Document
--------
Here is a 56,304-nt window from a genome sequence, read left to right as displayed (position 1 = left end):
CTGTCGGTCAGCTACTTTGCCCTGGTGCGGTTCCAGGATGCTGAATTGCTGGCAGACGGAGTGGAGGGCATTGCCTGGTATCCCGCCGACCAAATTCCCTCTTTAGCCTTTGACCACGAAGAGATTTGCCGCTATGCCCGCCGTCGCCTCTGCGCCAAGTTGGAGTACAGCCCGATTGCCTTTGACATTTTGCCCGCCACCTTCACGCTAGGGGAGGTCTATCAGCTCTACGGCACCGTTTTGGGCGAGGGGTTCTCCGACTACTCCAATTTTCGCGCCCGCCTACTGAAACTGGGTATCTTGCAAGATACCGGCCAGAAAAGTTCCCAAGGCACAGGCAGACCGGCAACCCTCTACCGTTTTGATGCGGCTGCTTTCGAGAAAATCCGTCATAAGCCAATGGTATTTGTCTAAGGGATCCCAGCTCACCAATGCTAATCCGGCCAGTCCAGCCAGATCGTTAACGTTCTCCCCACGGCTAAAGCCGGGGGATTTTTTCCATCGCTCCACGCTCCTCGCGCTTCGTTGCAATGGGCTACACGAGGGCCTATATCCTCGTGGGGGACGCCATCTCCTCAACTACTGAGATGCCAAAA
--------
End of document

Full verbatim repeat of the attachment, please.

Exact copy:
Here is a 56,304-nt window from a genome sequence, read left to right as displayed (position 1 = left end):
CTGTCGGTCAGCTACTTTGCCCTGGTGCGGTTCCAGGATGCTGAATTGCTGGCAGACGGAGTGGAGGGCATTGCCTGGTATCCCGCCGACCAAATTCCCTCTTTAGCCTTTGACCACGAAGAGATTTGCCGCTATGCCCGCCGTCGCCTCTGCGCCAAGTTGGAGTACAGCCCGATTGCCTTTGACATTTTGCCCGCCACCTTCACGCTAGGGGAGGTCTATCAGCTCTACGGCACCGTTTTGGGCGAGGGGTTCTCCGACTACTCCAATTTTCGCGCCCGCCTACTGAAACTGGGTATCTTGCAAGATACCGGCCAGAAAAGTTCCCAAGGCACAGGCAGACCGGCAACCCTCTACCGTTTTGATGCGGCTGCTTTCGAGAAAATCCGTCATAAGCCAATGGTATTTGTCTAAGGGATCCCAGCTCACCAATGCTAATCCGGCCAGTCCAGCCAGATCGTTAACGTTCTCCCCACGGCTAAAGCCGGGGGATTTTTTCCATCGCTCCACGCTCCTCGCGCTTCGTTGCAATGGGCTACACGAGGGCCTATATCCTCGTGGGGGACGCCATCTCCTCAACTACTGAGATGCCAAAA